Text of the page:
How the Renderable for the ISS was specified before:

    Renderable = {
        Type = "RenderableModel",
        Geometry = {
            {
                Type = "MultiModelGeometry",
                GeometryFile = models .. "/0.obj",
                ColorTexture = models .. "/0.png"
            },
            {
                Type = "MultiModelGeometry",
                GeometryFile = models .. "/1.obj",
                ColorTexture = models .. "/1.png"
            },
            {
                Type = "MultiModelGeometry",
                GeometryFile = models .. "/2.obj",
                ColorTexture = models .. "/2.png"
            },
            
            ...

            {
                Type = "MultiModelGeometry",
                GeometryFile = models .. "/plain.obj",
                ColorTexture = models .. "/plain.png"
            },
        },
        LightSources = {
            {
                Type = "SceneGraphLightSource",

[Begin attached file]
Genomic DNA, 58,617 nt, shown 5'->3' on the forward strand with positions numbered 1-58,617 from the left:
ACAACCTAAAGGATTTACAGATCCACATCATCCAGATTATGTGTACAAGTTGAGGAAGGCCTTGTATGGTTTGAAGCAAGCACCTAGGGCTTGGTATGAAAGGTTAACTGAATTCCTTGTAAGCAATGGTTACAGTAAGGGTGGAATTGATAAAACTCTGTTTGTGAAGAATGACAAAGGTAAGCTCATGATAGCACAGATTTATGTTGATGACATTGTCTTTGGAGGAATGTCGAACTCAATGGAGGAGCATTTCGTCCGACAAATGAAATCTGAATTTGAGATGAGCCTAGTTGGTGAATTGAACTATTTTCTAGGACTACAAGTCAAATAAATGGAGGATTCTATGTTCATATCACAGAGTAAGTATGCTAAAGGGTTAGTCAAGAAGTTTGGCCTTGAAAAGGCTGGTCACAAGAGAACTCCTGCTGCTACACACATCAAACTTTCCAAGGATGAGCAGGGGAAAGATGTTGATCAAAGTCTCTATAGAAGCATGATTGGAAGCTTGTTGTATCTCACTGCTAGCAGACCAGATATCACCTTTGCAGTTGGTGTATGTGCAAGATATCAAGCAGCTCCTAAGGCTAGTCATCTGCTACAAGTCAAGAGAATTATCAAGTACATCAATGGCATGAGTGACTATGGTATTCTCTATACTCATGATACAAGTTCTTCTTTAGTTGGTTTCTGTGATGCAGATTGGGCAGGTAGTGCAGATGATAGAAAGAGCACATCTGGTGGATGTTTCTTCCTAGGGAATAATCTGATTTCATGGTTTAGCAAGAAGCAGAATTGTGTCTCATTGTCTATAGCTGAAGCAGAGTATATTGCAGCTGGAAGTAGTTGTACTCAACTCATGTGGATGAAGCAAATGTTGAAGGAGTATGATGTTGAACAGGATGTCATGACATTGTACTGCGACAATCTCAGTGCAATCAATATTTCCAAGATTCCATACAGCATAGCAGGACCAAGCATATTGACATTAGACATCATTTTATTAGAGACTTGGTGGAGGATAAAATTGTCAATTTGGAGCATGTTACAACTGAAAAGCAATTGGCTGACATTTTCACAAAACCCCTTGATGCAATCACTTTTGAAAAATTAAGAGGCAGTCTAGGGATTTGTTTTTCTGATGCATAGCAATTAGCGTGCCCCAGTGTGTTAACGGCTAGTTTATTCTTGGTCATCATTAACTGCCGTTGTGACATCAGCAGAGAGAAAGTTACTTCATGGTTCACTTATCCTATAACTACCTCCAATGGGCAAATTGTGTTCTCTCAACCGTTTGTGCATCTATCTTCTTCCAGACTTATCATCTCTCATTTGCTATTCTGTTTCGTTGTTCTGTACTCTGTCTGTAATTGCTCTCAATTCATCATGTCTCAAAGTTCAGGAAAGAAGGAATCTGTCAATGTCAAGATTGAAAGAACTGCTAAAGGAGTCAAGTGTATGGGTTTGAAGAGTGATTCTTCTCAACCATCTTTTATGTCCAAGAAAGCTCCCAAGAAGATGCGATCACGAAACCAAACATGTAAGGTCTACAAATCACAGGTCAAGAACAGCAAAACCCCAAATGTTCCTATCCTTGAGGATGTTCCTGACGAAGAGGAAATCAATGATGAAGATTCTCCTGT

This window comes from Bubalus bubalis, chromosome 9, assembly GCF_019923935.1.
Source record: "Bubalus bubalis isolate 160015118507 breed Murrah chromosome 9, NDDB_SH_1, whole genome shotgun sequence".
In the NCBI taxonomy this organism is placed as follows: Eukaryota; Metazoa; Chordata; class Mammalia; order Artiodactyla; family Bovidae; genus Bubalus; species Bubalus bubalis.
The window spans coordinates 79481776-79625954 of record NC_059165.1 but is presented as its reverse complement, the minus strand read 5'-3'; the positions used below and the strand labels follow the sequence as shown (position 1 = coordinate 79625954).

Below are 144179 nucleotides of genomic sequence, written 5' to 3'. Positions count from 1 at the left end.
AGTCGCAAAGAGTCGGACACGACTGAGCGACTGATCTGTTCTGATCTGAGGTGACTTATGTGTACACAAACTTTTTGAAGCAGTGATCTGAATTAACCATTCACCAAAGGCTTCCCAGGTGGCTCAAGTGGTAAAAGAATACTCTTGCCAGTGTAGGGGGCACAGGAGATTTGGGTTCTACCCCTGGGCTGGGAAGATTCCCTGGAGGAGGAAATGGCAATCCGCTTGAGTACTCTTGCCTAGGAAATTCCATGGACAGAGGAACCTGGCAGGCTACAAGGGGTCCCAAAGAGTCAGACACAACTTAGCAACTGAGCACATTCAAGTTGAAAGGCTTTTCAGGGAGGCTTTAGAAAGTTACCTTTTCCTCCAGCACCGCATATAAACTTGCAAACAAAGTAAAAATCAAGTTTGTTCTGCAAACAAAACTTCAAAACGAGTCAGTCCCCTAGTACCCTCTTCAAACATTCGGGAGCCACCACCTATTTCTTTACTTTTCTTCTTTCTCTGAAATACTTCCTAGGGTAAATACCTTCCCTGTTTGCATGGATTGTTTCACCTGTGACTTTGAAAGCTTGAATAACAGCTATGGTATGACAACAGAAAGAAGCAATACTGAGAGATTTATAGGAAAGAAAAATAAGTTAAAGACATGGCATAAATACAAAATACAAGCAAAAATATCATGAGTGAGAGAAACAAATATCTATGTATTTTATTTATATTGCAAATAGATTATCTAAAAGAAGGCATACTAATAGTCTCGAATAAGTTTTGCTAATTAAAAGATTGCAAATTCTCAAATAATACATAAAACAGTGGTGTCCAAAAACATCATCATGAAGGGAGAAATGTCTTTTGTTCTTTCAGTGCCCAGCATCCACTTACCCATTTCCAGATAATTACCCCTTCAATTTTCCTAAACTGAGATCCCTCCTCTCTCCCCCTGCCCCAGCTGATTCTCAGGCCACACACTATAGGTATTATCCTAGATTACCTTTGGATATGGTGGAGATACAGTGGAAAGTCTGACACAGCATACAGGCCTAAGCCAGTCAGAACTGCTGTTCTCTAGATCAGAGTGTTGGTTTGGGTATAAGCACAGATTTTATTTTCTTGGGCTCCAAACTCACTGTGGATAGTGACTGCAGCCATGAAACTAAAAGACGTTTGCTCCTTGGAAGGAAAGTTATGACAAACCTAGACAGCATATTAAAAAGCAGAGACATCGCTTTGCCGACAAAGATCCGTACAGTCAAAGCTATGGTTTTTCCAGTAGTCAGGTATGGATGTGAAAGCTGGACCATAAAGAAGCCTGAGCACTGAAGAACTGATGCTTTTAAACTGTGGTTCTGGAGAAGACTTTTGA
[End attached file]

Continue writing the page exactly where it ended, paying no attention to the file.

Identifier = "Sun",
                Node = sunTransforms.SolarSystemBarycenter.Identifier,
                Intensity = 1.0
            }
        },
        PerformShading = true,
        DisableFaceCulling = true
    },

How the Renderable for the ISS is specified now:

    Renderable = {
        Type = "RenderableModel",
        GeometryFile = {
            models .. "/0.obj",
            models .. "/1.obj",
            models .. "/2.obj",
            
            ...

            models .. "/plain.obj"
        },
        LightSources = {
            {
                Type = "SceneGraphLightSource",
                Identifier = "Sun",
                Node = sunTransforms.SolarSystemBarycenter.Identifier,
                Intensity = 1.0
            }
        },
        PerformShading = true,
        DisableFaceCulling = true
    },

RenderableModelProjection